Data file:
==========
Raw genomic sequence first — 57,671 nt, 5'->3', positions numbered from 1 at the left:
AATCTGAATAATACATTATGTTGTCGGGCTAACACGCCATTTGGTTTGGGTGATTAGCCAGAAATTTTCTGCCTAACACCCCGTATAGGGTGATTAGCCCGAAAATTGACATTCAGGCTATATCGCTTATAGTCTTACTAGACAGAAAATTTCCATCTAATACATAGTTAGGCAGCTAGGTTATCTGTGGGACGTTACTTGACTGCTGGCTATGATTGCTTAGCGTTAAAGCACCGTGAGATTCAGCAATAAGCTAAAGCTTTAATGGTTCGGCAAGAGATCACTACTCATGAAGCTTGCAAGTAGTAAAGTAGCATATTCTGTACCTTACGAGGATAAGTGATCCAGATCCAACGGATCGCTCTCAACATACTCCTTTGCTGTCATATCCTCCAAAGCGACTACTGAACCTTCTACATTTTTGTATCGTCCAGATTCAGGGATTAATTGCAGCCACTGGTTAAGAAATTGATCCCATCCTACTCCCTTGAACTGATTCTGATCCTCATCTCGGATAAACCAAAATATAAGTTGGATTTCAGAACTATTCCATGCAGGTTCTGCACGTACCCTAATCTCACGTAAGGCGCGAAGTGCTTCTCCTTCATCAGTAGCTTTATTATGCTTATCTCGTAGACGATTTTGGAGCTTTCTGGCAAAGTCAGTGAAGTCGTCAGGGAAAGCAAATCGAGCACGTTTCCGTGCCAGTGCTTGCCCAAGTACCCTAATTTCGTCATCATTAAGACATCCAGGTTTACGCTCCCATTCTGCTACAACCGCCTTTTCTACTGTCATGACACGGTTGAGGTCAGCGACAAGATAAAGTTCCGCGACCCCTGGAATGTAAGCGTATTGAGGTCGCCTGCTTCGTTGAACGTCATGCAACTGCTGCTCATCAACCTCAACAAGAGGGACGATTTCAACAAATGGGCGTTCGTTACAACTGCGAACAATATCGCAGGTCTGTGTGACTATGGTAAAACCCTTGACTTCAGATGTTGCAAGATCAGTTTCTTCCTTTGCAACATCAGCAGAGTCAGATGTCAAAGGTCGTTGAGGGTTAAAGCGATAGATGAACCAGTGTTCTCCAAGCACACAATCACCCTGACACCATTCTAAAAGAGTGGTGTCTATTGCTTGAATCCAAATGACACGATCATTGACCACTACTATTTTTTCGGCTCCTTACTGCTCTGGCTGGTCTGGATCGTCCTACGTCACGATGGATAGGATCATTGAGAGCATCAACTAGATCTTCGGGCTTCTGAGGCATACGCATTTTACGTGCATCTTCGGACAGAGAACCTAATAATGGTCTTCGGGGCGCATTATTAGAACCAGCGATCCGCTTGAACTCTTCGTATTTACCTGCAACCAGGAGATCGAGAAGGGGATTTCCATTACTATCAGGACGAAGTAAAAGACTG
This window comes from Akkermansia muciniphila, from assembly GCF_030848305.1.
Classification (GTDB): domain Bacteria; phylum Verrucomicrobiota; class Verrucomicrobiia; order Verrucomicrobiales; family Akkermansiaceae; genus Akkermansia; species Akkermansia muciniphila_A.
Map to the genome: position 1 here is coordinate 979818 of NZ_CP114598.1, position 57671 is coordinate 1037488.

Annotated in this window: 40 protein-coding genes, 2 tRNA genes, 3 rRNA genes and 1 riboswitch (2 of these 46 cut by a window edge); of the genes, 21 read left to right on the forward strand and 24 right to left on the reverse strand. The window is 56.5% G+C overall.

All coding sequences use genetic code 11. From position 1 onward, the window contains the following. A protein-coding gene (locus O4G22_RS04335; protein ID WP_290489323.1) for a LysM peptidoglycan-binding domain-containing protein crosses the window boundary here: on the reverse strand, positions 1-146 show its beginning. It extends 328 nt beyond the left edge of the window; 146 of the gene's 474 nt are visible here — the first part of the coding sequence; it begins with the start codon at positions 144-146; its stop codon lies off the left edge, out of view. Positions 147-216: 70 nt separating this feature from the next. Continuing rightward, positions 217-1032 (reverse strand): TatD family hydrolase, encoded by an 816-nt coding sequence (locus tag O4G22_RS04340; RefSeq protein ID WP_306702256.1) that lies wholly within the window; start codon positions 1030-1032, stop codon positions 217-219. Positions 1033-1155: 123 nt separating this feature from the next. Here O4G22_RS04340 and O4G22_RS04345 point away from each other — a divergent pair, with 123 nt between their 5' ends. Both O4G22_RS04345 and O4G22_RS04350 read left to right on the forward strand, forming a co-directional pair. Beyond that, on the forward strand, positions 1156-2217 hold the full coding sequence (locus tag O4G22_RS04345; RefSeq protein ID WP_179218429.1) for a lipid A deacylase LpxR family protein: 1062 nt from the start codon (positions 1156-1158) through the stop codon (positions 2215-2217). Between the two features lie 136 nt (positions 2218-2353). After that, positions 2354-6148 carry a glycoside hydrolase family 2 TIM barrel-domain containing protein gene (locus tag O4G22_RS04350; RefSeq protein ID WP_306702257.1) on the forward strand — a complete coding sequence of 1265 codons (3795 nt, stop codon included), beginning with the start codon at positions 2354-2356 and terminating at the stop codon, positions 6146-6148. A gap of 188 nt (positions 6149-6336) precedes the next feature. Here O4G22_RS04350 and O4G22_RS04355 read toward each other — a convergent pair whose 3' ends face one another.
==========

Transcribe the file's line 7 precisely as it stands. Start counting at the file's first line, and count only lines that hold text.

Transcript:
All coding sequences use genetic code 11. From position 1 onward, the window contains the following. A protein-coding gene (locus O4G22_RS04335; protein ID WP_290489323.1) for a LysM peptidoglycan-binding domain-containing protein crosses the window boundary here: on the reverse strand, positions 1-146 show its beginning. It extends 328 nt beyond the left edge of the window; 146 of the gene's 474 nt are visible here — the first part of the coding sequence; it begins with the start codon at positions 144-146; its stop codon lies off the left edge, out of view. Positions 147-216: 70 nt separating this feature from the next. Continuing rightward, positions 217-1032 (reverse strand): TatD family hydrolase, encoded by an 816-nt coding sequence (locus tag O4G22_RS04340; RefSeq protein ID WP_306702256.1) that lies wholly within the window; start codon positions 1030-1032, stop codon positions 217-219. Positions 1033-1155: 123 nt separating this feature from the next. Here O4G22_RS04340 and O4G22_RS04345 point away from each other — a divergent pair, with 123 nt between their 5' ends. Both O4G22_RS04345 and O4G22_RS04350 read left to right on the forward strand, forming a co-directional pair. Beyond that, on the forward strand, positions 1156-2217 hold the full coding sequence (locus tag O4G22_RS04345; RefSeq protein ID WP_179218429.1) for a lipid A deacylase LpxR family protein: 1062 nt from the start codon (positions 1156-1158) through the stop codon (positions 2215-2217). Between the two features lie 136 nt (positions 2218-2353). After that, positions 2354-6148 carry a glycoside hydrolase family 2 TIM barrel-domain containing protein gene (locus tag O4G22_RS04350; RefSeq protein ID WP_306702257.1) on the forward strand — a complete coding sequence of 1265 codons (3795 nt, stop codon included), beginning with the start codon at positions 2354-2356 and terminating at the stop codon, positions 6146-6148. A gap of 188 nt (positions 6149-6336) precedes the next feature. Here O4G22_RS04350 and O4G22_RS04355 read toward each other — a convergent pair whose 3' ends face one another.